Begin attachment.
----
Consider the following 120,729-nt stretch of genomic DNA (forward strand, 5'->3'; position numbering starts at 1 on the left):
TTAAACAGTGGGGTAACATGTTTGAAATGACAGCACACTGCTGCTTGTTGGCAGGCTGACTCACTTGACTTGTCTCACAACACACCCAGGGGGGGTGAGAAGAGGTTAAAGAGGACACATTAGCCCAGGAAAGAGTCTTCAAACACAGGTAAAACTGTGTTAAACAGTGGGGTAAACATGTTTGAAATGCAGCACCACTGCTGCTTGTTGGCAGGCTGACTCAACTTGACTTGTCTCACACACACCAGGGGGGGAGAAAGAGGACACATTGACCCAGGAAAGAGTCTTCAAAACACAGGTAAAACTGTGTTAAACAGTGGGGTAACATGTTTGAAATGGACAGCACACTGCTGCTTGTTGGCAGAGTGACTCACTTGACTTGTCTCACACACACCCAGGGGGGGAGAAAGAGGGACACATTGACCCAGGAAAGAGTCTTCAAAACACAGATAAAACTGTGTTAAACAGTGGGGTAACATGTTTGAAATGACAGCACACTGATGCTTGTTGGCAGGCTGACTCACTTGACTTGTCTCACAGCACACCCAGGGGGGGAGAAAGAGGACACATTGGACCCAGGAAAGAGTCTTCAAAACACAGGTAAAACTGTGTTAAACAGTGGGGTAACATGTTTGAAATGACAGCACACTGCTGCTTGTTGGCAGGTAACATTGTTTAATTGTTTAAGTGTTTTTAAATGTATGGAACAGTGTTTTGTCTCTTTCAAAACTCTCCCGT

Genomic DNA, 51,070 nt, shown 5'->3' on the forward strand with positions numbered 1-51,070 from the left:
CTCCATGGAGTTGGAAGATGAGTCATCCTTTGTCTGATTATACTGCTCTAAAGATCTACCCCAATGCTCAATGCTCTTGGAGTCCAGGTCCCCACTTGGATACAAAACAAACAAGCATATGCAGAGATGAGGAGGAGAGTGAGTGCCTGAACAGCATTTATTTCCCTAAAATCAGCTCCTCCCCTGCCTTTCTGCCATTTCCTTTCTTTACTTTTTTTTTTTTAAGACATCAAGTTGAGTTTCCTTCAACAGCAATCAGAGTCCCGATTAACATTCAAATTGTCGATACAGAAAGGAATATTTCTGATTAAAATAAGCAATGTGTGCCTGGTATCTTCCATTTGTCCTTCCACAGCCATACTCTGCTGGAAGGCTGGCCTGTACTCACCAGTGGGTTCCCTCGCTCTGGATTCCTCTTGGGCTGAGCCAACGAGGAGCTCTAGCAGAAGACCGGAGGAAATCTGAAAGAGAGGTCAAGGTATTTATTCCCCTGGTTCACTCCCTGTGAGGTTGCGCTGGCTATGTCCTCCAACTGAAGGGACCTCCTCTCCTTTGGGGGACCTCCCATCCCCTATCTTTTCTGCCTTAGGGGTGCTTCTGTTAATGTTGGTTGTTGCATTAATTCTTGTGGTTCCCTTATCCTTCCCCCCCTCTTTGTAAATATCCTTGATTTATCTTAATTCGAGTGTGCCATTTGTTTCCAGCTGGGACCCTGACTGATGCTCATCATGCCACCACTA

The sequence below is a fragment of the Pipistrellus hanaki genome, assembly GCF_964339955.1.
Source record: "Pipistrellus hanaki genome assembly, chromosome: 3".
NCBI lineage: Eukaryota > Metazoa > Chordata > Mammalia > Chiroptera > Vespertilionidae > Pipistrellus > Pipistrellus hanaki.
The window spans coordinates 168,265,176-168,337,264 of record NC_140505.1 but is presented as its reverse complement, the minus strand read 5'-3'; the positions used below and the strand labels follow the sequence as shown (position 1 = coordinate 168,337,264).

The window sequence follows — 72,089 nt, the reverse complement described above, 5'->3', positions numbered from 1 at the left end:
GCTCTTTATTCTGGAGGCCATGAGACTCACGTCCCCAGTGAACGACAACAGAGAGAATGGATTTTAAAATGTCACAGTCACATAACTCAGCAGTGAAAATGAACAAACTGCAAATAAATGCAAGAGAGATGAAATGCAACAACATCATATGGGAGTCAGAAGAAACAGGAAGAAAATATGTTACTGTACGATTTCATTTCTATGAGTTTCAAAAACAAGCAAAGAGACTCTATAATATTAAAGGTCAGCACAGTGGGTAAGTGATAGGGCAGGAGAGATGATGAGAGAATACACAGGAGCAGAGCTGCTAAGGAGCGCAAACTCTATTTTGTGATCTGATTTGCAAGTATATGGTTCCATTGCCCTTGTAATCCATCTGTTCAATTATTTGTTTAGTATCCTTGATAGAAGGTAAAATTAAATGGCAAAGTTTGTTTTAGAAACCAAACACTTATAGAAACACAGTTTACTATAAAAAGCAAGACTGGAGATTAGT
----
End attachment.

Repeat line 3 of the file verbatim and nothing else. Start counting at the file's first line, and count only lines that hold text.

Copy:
Genomic DNA, 51,070 nt, shown 5'->3' on the forward strand with positions numbered 1-51,070 from the left: